Improving Antioxidant Therapy: Using Light to Separate the Good from the Bad

May. 18, 2015

We all know that antioxidants are good for us: most (if not all) dietary advice includes a plug for lots of antioxidant-rich fruits and vegetables like blueberries, spinach and sweet potatoes. So why have so many antioxidant-based therapies failed in clinical trials? A $1.7 million National Institutes of Health grant to a junior investigator at the University of Rochester School of Medicine and Dentistry aims to find out.

Antioxidants are beneficial because they protect the body from reactive oxygen species – a type of free radical that contributes to diseases like atherosclerosis and stroke – and they may also help to prevent free radical damage during aging. But, research suggests that small amounts of reactive oxygen species can be beneficial and are necessary for many cellular functions, like being able to respond to different types of stress.

Understanding the protective versus the damaging effects of reactive oxygen species could be the key to developing a safe and effective antioxidant therapy that lowers the risk of certain diseases. Unfortunately, when it comes to reactive oxygen species, scientists don’t have a useful tool to determine what’s good and what’s bad.

Over the next five years, Andrew Wojtovich, Ph.D., a research assistant professor in the Nephrology Division, will study a new system that uses light to examine when and where reactive oxygen species are produced and precisely how they influence cells. This new approach uses the principles of optogenetics – a combination of genetics and optics that allows scientists to control particular events within specific cells.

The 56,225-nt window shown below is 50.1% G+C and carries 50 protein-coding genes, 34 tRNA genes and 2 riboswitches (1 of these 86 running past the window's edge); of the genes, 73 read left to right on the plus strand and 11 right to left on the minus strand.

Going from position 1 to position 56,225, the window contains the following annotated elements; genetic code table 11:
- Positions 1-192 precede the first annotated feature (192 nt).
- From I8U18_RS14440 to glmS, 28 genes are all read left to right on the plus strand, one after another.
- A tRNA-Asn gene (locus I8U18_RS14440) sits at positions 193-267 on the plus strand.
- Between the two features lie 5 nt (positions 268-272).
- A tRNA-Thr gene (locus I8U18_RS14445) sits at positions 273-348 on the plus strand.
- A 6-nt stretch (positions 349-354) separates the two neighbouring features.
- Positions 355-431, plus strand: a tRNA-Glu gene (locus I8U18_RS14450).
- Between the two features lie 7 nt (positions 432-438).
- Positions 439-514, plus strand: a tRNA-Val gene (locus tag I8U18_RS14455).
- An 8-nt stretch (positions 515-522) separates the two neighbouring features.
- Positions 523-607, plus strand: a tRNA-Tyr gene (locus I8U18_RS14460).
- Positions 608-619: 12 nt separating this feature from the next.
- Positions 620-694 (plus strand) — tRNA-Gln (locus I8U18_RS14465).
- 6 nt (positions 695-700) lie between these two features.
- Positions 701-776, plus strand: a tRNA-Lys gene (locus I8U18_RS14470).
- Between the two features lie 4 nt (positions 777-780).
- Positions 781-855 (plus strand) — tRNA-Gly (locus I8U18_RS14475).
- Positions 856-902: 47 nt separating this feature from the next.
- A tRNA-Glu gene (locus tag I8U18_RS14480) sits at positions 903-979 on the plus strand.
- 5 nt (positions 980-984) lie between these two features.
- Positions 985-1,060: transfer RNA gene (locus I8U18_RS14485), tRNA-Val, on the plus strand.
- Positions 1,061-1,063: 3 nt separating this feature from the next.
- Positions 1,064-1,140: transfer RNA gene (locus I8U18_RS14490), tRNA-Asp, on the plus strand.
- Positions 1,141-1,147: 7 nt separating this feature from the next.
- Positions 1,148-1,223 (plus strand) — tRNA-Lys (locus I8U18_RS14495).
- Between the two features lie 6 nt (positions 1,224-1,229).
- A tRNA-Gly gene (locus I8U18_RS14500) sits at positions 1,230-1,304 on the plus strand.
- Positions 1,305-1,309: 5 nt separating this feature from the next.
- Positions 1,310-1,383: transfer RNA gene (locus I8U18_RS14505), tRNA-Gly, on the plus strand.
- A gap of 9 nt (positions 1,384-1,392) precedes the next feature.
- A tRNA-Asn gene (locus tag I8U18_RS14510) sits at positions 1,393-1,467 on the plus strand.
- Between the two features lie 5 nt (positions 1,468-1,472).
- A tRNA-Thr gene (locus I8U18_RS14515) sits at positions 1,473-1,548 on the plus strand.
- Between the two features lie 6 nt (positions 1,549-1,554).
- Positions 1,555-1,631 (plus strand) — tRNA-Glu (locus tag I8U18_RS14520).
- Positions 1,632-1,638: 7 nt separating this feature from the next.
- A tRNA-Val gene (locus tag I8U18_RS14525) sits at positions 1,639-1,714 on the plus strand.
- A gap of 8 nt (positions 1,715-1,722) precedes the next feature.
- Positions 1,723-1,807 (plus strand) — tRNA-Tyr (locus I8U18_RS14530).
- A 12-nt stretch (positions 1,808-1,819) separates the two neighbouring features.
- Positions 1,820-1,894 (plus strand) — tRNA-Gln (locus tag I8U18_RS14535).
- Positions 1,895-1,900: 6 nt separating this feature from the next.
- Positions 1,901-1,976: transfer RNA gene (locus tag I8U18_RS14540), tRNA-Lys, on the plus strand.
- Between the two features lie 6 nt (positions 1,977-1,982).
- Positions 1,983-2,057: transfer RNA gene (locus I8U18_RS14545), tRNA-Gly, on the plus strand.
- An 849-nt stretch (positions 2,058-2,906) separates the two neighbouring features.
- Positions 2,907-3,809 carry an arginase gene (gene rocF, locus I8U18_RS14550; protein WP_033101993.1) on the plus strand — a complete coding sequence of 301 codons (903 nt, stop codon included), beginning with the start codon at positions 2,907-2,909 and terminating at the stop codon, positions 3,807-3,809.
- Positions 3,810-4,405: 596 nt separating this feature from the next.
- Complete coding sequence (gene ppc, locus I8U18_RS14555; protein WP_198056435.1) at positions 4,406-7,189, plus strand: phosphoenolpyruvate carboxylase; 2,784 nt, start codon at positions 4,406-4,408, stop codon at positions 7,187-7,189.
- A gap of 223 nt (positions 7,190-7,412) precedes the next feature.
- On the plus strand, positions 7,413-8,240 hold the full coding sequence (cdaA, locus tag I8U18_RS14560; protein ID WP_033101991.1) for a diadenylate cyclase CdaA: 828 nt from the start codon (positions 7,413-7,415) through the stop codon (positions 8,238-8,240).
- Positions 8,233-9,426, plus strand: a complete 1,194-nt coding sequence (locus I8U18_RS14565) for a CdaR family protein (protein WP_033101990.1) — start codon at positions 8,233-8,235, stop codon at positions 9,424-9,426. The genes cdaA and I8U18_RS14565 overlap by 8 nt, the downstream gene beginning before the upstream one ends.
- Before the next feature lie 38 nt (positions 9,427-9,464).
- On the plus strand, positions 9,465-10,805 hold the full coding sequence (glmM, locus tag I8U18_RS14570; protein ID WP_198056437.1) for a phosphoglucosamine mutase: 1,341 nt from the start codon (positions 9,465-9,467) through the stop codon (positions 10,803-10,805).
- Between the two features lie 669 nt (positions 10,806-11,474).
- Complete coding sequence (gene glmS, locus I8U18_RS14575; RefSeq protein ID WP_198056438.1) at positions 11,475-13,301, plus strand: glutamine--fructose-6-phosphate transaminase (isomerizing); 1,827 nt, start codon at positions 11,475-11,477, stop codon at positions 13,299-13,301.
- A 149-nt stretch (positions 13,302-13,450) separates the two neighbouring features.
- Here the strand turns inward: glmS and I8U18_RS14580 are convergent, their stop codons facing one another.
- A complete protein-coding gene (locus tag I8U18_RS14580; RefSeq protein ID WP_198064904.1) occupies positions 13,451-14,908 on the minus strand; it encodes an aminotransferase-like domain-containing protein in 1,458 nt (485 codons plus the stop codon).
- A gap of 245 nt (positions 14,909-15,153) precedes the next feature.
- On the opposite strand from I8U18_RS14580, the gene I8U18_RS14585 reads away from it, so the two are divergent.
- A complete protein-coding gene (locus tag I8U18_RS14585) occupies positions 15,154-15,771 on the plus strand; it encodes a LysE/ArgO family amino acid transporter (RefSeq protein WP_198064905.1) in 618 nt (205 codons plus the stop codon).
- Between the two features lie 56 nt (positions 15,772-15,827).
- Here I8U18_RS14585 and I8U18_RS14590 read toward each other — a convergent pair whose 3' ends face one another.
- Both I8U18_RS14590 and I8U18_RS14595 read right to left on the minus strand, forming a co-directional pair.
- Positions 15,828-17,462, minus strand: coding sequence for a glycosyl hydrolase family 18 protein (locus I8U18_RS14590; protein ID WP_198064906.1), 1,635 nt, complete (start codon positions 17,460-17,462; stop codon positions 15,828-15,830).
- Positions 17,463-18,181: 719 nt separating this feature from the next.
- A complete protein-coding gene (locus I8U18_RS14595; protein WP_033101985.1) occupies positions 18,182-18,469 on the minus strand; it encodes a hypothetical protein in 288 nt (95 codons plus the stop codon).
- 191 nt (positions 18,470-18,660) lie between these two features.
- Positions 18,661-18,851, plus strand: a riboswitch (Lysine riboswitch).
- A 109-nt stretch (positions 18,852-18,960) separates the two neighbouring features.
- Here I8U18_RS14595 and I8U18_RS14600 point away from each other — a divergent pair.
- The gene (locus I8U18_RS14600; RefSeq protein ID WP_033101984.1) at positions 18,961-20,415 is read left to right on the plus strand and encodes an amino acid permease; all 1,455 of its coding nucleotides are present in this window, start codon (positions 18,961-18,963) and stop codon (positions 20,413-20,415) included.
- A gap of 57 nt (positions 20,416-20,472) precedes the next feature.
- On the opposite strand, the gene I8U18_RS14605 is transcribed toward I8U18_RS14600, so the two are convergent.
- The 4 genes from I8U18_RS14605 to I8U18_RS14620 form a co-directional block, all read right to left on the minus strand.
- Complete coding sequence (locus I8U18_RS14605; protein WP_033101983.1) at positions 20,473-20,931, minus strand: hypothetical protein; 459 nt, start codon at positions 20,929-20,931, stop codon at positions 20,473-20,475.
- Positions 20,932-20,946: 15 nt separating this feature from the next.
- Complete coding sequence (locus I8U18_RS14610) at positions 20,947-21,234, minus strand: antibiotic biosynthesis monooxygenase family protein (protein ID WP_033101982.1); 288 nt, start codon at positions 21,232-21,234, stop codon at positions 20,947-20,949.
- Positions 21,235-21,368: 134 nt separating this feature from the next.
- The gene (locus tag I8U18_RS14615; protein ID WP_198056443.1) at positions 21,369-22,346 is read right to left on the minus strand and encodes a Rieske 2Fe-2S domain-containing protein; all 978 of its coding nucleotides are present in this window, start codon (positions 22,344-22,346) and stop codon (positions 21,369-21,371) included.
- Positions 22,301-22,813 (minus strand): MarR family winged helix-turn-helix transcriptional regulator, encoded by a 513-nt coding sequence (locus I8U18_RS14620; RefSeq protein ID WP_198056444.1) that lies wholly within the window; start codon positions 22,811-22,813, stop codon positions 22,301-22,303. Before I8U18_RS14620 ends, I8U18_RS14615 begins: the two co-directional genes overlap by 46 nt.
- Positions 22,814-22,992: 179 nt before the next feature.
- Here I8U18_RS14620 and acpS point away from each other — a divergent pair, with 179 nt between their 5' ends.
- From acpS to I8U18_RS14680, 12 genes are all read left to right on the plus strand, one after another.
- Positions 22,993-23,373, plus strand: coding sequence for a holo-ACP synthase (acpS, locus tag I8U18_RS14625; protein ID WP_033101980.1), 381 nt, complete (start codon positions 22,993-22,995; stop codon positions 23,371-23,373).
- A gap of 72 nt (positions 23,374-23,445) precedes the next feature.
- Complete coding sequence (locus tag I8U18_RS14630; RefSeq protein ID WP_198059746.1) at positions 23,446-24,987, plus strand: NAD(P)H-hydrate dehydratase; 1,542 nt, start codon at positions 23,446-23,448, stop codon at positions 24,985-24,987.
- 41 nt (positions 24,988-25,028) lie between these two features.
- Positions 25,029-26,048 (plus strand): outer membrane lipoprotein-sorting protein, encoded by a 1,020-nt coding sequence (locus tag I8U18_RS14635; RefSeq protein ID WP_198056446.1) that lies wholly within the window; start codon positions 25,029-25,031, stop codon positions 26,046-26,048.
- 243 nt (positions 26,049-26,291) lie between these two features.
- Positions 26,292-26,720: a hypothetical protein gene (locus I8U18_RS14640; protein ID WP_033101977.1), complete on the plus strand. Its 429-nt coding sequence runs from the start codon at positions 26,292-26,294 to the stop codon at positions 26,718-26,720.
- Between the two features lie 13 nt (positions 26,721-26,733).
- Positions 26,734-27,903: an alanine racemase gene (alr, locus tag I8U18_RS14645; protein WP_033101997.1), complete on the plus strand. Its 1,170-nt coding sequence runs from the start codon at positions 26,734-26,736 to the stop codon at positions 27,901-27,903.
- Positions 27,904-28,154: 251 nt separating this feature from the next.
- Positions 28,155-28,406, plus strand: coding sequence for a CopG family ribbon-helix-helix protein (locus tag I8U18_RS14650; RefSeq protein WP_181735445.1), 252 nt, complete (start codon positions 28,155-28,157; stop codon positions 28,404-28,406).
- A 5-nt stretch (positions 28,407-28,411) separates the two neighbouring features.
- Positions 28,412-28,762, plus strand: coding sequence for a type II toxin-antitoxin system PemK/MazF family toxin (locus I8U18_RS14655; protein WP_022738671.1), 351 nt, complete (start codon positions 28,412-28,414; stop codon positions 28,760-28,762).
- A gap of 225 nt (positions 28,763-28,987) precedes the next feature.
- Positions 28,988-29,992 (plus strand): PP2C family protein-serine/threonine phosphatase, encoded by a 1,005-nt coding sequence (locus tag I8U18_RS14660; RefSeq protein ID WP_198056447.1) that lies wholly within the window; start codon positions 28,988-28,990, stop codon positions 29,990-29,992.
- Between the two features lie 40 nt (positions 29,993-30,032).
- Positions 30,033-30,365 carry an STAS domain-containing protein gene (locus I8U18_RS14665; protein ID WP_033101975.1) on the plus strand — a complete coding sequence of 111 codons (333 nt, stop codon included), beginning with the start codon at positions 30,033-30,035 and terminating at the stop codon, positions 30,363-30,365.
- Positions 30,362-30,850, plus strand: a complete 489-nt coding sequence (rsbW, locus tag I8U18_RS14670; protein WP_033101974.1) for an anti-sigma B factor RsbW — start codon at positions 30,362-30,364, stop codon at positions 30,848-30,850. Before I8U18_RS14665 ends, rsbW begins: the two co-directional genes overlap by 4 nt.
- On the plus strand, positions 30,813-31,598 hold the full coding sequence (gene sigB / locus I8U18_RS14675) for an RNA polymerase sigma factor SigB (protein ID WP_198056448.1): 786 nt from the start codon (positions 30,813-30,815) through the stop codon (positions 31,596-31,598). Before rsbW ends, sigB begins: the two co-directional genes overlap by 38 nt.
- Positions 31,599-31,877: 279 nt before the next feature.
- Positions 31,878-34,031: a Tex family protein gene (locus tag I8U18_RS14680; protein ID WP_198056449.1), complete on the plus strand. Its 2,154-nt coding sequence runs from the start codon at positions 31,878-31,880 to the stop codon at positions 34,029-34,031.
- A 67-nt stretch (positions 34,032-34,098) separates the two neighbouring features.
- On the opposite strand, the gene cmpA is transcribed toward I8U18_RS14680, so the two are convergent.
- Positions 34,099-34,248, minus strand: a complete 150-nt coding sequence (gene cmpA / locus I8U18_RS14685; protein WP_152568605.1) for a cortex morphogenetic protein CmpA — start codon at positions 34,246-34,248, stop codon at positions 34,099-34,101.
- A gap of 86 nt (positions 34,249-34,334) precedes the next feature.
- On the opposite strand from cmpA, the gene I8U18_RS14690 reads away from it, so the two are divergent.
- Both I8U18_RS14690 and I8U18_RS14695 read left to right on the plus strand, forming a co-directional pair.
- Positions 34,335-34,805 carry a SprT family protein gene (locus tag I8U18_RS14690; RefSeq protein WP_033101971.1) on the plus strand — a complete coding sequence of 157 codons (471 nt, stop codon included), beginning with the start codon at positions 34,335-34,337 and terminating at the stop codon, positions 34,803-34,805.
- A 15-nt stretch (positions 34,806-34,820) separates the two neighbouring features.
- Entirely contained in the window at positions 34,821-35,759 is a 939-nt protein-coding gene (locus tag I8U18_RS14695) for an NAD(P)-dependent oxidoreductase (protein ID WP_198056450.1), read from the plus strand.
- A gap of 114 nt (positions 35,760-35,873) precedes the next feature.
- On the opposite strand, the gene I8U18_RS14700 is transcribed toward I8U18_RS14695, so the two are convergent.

Wojtovich and Thomas Foster, Ph.D., a professor of Imaging Sciences and Biomedical Engineering and a co-investigator on the new grant, will study the effects of reactive oxygen species in the roundworm C. elegans, an organism that has many similarities to mammals.  

“We already know that small amounts of reactive oxygen species can extend lifespan in worms and facilitate wound healing in both worm and mammalian nerve cells, which is counterintuitive since they also contribute to age-related damage and neurodegenerative disorders like Alzheimer’s and Parkinson’s disease,” said Wojtovich, who is currently working in the laboratories of Keith Nehrke, Ph.D. and Paul Brookes, Ph.D., where he has authored fifteen papers over the last five years. “This award will support our ultimate goal of directing future antioxidant therapies to eliminate detrimental and spare beneficial reactive oxygen species.”  

“In today’s competitive funding environment, receiving a substantial research grant as a junior faculty member is a unique accomplishment and conveys NIH’s enthusiasm for the work,” said Bradford C. Berk, M.D., Ph.D., Distinguished University Professor in Medicine, Neurology, Pathology and Pharmacology and Physiology at the University of Rochester Medical Center. “This award demonstrates URMC’s strong commitment to training, mentoring and fostering the career goals of the next generation of scientists.”

Wojtovich will be presenting a seminar on this work at the 2015 University of Rochester Genetics Day on Friday, May 22.